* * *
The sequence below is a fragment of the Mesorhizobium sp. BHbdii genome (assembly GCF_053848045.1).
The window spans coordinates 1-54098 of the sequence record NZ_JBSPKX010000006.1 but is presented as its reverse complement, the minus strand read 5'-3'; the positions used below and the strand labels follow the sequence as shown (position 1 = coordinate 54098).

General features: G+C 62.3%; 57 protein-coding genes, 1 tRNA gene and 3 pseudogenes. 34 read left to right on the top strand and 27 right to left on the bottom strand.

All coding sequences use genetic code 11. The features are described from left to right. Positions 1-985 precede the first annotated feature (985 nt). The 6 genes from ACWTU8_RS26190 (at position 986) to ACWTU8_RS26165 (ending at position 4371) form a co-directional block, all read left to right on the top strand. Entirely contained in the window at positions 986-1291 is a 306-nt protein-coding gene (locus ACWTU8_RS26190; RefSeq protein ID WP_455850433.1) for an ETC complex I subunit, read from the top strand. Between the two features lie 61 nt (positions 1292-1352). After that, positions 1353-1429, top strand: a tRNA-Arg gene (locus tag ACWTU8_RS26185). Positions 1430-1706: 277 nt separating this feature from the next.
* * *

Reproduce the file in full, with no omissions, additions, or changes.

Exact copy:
The sequence below is a fragment of the Mesorhizobium sp. BHbdii genome (assembly GCF_053848045.1).
The window spans coordinates 1-54098 of the sequence record NZ_JBSPKX010000006.1 but is presented as its reverse complement, the minus strand read 5'-3'; the positions used below and the strand labels follow the sequence as shown (position 1 = coordinate 54098).

General features: G+C 62.3%; 57 protein-coding genes, 1 tRNA gene and 3 pseudogenes. 34 read left to right on the top strand and 27 right to left on the bottom strand.

All coding sequences use genetic code 11. The features are described from left to right. Positions 1-985 precede the first annotated feature (985 nt). The 6 genes from ACWTU8_RS26190 (at position 986) to ACWTU8_RS26165 (ending at position 4371) form a co-directional block, all read left to right on the top strand. Entirely contained in the window at positions 986-1291 is a 306-nt protein-coding gene (locus ACWTU8_RS26190; RefSeq protein ID WP_455850433.1) for an ETC complex I subunit, read from the top strand. Between the two features lie 61 nt (positions 1292-1352). After that, positions 1353-1429, top strand: a tRNA-Arg gene (locus tag ACWTU8_RS26185). Positions 1430-1706: 277 nt separating this feature from the next.